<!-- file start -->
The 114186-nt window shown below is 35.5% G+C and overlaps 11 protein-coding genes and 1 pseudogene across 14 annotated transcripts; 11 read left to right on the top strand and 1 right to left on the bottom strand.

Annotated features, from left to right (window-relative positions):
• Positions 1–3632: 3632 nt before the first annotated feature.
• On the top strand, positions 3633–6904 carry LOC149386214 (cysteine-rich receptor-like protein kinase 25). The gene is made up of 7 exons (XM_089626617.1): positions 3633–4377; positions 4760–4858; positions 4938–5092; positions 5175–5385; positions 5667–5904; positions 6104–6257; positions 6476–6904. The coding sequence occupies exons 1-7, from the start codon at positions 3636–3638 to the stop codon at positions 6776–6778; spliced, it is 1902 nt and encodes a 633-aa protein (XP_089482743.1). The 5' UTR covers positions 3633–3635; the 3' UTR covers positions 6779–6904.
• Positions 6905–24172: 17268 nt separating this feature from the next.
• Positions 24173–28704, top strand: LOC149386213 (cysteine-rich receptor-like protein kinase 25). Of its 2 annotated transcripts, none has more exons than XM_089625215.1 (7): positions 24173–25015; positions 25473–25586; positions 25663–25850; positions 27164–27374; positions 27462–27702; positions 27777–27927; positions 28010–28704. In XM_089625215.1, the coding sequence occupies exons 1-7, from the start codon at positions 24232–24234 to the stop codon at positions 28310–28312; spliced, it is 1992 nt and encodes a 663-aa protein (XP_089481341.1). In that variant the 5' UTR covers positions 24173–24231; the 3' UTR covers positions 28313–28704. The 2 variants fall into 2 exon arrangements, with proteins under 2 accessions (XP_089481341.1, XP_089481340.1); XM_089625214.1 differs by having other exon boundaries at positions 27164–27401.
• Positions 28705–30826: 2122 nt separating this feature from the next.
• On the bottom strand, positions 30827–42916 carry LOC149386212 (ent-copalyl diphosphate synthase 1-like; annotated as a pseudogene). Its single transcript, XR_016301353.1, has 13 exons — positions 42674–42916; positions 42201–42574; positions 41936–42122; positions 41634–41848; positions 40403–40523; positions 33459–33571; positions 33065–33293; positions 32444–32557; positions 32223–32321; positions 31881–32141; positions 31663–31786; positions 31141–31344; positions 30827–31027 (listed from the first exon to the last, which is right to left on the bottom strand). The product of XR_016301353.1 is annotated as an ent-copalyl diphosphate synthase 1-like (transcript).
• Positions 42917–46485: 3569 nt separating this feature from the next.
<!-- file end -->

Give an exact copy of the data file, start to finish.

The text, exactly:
The 114186-nt window shown below is 35.5% G+C and overlaps 11 protein-coding genes and 1 pseudogene across 14 annotated transcripts; 11 read left to right on the top strand and 1 right to left on the bottom strand.

Annotated features, from left to right (window-relative positions):
• Positions 1–3632: 3632 nt before the first annotated feature.
• On the top strand, positions 3633–6904 carry LOC149386214 (cysteine-rich receptor-like protein kinase 25). The gene is made up of 7 exons (XM_089626617.1): positions 3633–4377; positions 4760–4858; positions 4938–5092; positions 5175–5385; positions 5667–5904; positions 6104–6257; positions 6476–6904. The coding sequence occupies exons 1-7, from the start codon at positions 3636–3638 to the stop codon at positions 6776–6778; spliced, it is 1902 nt and encodes a 633-aa protein (XP_089482743.1). The 5' UTR covers positions 3633–3635; the 3' UTR covers positions 6779–6904.
• Positions 6905–24172: 17268 nt separating this feature from the next.
• Positions 24173–28704, top strand: LOC149386213 (cysteine-rich receptor-like protein kinase 25). Of its 2 annotated transcripts, none has more exons than XM_089625215.1 (7): positions 24173–25015; positions 25473–25586; positions 25663–25850; positions 27164–27374; positions 27462–27702; positions 27777–27927; positions 28010–28704. In XM_089625215.1, the coding sequence occupies exons 1-7, from the start codon at positions 24232–24234 to the stop codon at positions 28310–28312; spliced, it is 1992 nt and encodes a 663-aa protein (XP_089481341.1). In that variant the 5' UTR covers positions 24173–24231; the 3' UTR covers positions 28313–28704. The 2 variants fall into 2 exon arrangements, with proteins under 2 accessions (XP_089481341.1, XP_089481340.1); XM_089625214.1 differs by having other exon boundaries at positions 27164–27401.
• Positions 28705–30826: 2122 nt separating this feature from the next.
• On the bottom strand, positions 30827–42916 carry LOC149386212 (ent-copalyl diphosphate synthase 1-like; annotated as a pseudogene). Its single transcript, XR_016301353.1, has 13 exons — positions 42674–42916; positions 42201–42574; positions 41936–42122; positions 41634–41848; positions 40403–40523; positions 33459–33571; positions 33065–33293; positions 32444–32557; positions 32223–32321; positions 31881–32141; positions 31663–31786; positions 31141–31344; positions 30827–31027 (listed from the first exon to the last, which is right to left on the bottom strand). The product of XR_016301353.1 is annotated as an ent-copalyl diphosphate synthase 1-like (transcript).
• Positions 42917–46485: 3569 nt separating this feature from the next.